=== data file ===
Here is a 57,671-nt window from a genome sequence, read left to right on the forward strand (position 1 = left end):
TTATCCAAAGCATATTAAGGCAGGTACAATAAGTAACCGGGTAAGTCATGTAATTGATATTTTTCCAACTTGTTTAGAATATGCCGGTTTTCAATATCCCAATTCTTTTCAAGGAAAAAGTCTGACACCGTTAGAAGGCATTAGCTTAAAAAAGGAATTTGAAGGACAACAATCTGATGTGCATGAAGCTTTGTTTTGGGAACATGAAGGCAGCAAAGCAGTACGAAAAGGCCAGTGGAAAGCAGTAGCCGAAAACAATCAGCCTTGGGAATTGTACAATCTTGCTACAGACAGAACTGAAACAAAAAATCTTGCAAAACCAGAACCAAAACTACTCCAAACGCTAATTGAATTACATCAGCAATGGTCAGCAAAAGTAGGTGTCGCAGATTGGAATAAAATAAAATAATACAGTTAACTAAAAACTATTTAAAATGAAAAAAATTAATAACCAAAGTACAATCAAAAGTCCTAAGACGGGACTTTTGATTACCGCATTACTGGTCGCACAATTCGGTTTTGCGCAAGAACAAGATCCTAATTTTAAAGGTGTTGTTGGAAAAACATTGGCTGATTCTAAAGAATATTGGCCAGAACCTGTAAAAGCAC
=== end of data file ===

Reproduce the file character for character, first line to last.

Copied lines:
Here is a 57,671-nt window from a genome sequence, read left to right on the forward strand (position 1 = left end):
TTATCCAAAGCATATTAAGGCAGGTACAATAAGTAACCGGGTAAGTCATGTAATTGATATTTTTCCAACTTGTTTAGAATATGCCGGTTTTCAATATCCCAATTCTTTTCAAGGAAAAAGTCTGACACCGTTAGAAGGCATTAGCTTAAAAAAGGAATTTGAAGGACAACAATCTGATGTGCATGAAGCTTTGTTTTGGGAACATGAAGGCAGCAAAGCAGTACGAAAAGGCCAGTGGAAAGCAGTAGCCGAAAACAATCAGCCTTGGGAATTGTACAATCTTGCTACAGACAGAACTGAAACAAAAAATCTTGCAAAACCAGAACCAAAACTACTCCAAACGCTAATTGAATTACATCAGCAATGGTCAGCAAAAGTAGGTGTCGCAGATTGGAATAAAATAAAATAATACAGTTAACTAAAAACTATTTAAAATGAAAAAAATTAATAACCAAAGTACAATCAAAAGTCCTAAGACGGGACTTTTGATTACCGCATTACTGGTCGCACAATTCGGTTTTGCGCAAGAACAAGATCCTAATTTTAAAGGTGTTGTTGGAAAAACATTGGCTGATTCTAAAGAATATTGGCCAGAACCTGTAAAAGCAC